I have long loved Edward Lear's poem The Owl and The Pussycat. Apart from the mismatched lovers themselves, the most captivating element of the story in my mind has always been the items that the two packed as they set out for a strange new world: Honey, and a "great big bag of money". Something about that packing list feels so complete, so assuring, leading any reader to believe that their seemingly scandalous affair and subsequent elopement is something that we can all get behind with confidence that it will all work out for the best, cheering them on from the shores as they row away. I was a little skeptical about the guitar, having once survived a long cold 4th grade winter with a boyfriend of my mothers who also had a guitar on which he could play exactly ONE SONG. Over and over and over again. I would tell you which one it was but then it will be stuck playing in both of our minds all day. I hoped for the Pussycat's sake that the Owl's repertoire was more varied and that the guitar wasn't thrown in the boat at the last minute, with the Owls explanation being something like: "This will be the perfect opportunity to finally learn how to play this guitar", because Sister, I have BEEN there.  The honey and the money though? that seemed really promising to me. How wonderful would it be to only require what we could fit in the bottom of a pea green boat?

Anyway, I recently found myself developing some Owl and The Pussycat artwork for a client, and I really expected it to be a pretty easy task, since I already knew the characters quite well. The process was a lot more trying. My first sketch was a bit too sweet, But I did like the way Pussycat comes accross as being in charge of directions:

Something about this felt a little... un-relatable to me. I was trying to find a personal experience that might lend a bit of inspiration, and I was reminded of my father in law telling me about his youthful summers on Lake Michigan, which (he agreed with me on this) sound a whole lot like that Kid Rock video. And yes, this link will actually lead you to a Kid Rock video. My father in law and I have this in common: we are both, deep down, fans of canned beer and Kid Rock. So I took a moment and made him this sketch, which imagines the Owl and The Pussycat with an outboard motor and a sixer of tall boys.

I did another dozen sketches, none of which are worth showing anybody. They all looked a little forced, like I was trying to re-tell somebody else's story and I wasn't remembering the punch lines or as if I hadn't met the characters first-hand, and was getting very frustrated. This is when I did something for the first time in a very long time: I drank a cup of espresso in the mid-afternoon. And this is what I drew next.

Yes, the Pussycat is squeeze-guzzling honey straight from the bear. And the Owl is rocking out. I loved it, but it wasn't exactly a sustainable amount of energy for any of us. Our fearless duo would be out of honey and energy very soon at this rate and we would all be crashing and dismal before dusk. I needed to tone it down.

And still, I had lost something along the way that was making it hard to tell this story in the way that I remembered being able to see it as a child.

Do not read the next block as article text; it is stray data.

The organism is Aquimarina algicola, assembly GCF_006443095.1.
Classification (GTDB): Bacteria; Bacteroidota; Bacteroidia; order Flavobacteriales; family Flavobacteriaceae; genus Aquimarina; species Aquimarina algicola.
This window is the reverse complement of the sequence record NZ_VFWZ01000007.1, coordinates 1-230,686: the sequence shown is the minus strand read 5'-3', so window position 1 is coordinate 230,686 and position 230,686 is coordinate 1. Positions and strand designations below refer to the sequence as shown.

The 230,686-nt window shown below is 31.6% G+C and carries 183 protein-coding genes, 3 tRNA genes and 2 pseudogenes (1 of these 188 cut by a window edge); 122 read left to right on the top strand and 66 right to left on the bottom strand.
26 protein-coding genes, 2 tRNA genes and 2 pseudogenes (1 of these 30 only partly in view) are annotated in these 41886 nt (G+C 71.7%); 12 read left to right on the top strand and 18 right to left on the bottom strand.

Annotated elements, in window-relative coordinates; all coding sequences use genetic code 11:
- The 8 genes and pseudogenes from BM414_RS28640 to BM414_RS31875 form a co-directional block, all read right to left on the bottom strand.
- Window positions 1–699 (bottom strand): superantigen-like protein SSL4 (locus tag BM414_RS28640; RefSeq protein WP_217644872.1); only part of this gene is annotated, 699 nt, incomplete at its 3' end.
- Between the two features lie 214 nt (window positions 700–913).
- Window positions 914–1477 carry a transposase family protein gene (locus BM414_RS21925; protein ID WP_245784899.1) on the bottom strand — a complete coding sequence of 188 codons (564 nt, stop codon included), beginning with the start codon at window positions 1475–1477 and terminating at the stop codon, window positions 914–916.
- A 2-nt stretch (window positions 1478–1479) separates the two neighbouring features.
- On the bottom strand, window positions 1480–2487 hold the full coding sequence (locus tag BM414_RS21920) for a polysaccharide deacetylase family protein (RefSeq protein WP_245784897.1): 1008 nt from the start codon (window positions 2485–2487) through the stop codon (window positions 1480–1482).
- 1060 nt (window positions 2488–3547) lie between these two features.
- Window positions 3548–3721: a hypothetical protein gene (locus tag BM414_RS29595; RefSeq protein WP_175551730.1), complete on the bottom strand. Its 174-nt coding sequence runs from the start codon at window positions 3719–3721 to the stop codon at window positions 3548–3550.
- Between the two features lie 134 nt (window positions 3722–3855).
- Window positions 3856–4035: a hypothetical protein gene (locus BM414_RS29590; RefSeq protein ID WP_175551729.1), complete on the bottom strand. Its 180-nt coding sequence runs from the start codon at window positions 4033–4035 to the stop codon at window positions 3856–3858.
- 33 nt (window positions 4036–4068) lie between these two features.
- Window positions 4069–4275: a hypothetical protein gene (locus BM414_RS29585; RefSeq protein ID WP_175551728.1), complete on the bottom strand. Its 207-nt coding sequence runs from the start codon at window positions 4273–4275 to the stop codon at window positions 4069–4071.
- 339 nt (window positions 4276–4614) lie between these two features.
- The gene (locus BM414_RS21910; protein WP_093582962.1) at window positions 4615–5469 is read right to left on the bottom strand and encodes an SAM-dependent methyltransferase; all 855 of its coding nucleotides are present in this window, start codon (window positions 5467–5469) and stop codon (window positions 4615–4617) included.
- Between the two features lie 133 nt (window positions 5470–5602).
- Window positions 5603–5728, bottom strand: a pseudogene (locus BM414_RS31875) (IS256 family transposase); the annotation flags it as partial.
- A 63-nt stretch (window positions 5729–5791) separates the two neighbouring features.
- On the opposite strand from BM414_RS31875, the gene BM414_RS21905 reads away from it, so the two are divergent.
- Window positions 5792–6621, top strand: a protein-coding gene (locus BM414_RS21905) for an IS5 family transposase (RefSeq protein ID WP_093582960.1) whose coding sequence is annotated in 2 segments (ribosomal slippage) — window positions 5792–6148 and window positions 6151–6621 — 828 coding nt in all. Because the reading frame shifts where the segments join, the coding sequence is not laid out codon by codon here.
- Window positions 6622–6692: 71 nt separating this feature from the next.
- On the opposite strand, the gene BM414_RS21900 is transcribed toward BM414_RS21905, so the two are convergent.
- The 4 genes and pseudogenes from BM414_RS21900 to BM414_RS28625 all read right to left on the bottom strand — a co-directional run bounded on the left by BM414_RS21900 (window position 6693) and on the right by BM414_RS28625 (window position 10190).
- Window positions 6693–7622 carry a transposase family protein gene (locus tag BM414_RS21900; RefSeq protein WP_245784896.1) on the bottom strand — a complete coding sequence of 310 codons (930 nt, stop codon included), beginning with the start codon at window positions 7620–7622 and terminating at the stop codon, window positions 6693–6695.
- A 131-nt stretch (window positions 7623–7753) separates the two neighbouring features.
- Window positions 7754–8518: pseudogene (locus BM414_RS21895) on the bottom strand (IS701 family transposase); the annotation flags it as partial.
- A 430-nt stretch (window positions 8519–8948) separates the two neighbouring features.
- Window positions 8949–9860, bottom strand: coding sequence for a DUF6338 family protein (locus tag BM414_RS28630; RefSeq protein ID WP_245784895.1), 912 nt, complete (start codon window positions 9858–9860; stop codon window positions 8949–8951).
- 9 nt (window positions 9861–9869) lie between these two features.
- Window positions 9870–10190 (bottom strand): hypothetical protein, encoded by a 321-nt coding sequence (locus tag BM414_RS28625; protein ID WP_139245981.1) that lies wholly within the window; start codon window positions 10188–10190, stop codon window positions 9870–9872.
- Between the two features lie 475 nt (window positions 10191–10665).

I decided to keep the honey bear though,  and managed to scratch out this slightly sugary version:

Which, in turn, led to the group below. I'm sorry I can't tell you what this is all for yet, but if all goes well you will be seeing them all again...

Spending a week with the Owl and The Pussycat has also led to another seemingly permanent development in my life. I'm now officially an afternoon coffee drinker. The addiction was instant, within a few days of my first mid-day cup I was crawling into the kitchen with a splitting headache a half hour after what my brain had already decided was Coffee Time. Oh, the anchor of dependency.

Maybe that's why I struggle to relate as well to The Owl and The Pussycat now as I did as a child, because with every convenience, every luxury, every habit that becomes a part of my life I know that I am further away from a ife that allows for spontaneous adventure, or at the very least saddled with a much longer packing list.

Maybe if I just stop accumulating things now, I can still manage it. I can see myself pushing off from that dock someday in my own pea green boat and rowing off to lands unknown, accompanied not just by a big bag of money and a squeeze top honey bear, but also a formidable amount of coffee beans, pre-ground. Its calming to imagine my tall, handsome percolator sitting across from me, gleaming with the promise of a productive afternoon. I hope he doesn't try to bring a guitar.

 

 

 

Book Review: Hand Stitched Felt by Kata Golda

Heather Ross8 Comments

While a new baby remains blissfully unaware of that little sweater that you made for him (or the dozens of evenings knitting and re-knitting plus the case of wine and dedicated management of netflix to keep oneself occupied during said endless knitting), toddlers are considerably more selective. A certain five year old that I know has already requested "No more clothes Heather, because I really don't like clothes and you keep giving me more and I have enough of them and my closet is full". I'm not naming any names, but I think that parents should know that even a childless friend can tell when Mommy has been doing a little bit of coaching in the gift communication department. And admittedly, that it is actually appreciated.

Toys have longed seemed the answer to this dilema. But while I have an impressive craft book library, I have not, until Hand Stitched Felt, had a single one that includes such a wonderful assortment of toys and accessories. There has been a need for a book like this for quite some time, and Kata Gold was the perfect person to write it.

From Hand Sitched Felt by Kata GoldaI have been aware of Kata Golda for some time, having first bumped into one of her little framed portraits of a dapper little mouse dressed in striped cover-alls in a shop in California years ago. What struck me then and what strikes me now about her work is the expressiveness of the simple faces on her felt animals conveyed with  literally a few simple lines. Her toys and embellishments are so full of personality and life that they are sure to become well loved members of the family. Melanie just finished this little guy, who I think is especially dear. And maybe its my imagination, but I see Kata in his little face as much as I see Melanie, and I think I even see a trace of Melanies real-life dog.

Melanie Falick's Dog, from Hand Stitched Felt by Kata Golda

So simple, right? But so totally pee-your pants cute that the entire New York City Craft world has been crazy over them since they arrived in town a few weeks ago, even inspiring an extremely cute little stop action film. You can even win a free copy of Hand Stitched felt by leaving a comment about the video.

See more images and projects from Hand Stitched Felt here, on the STC blog, or learn more about it here at STC Craft.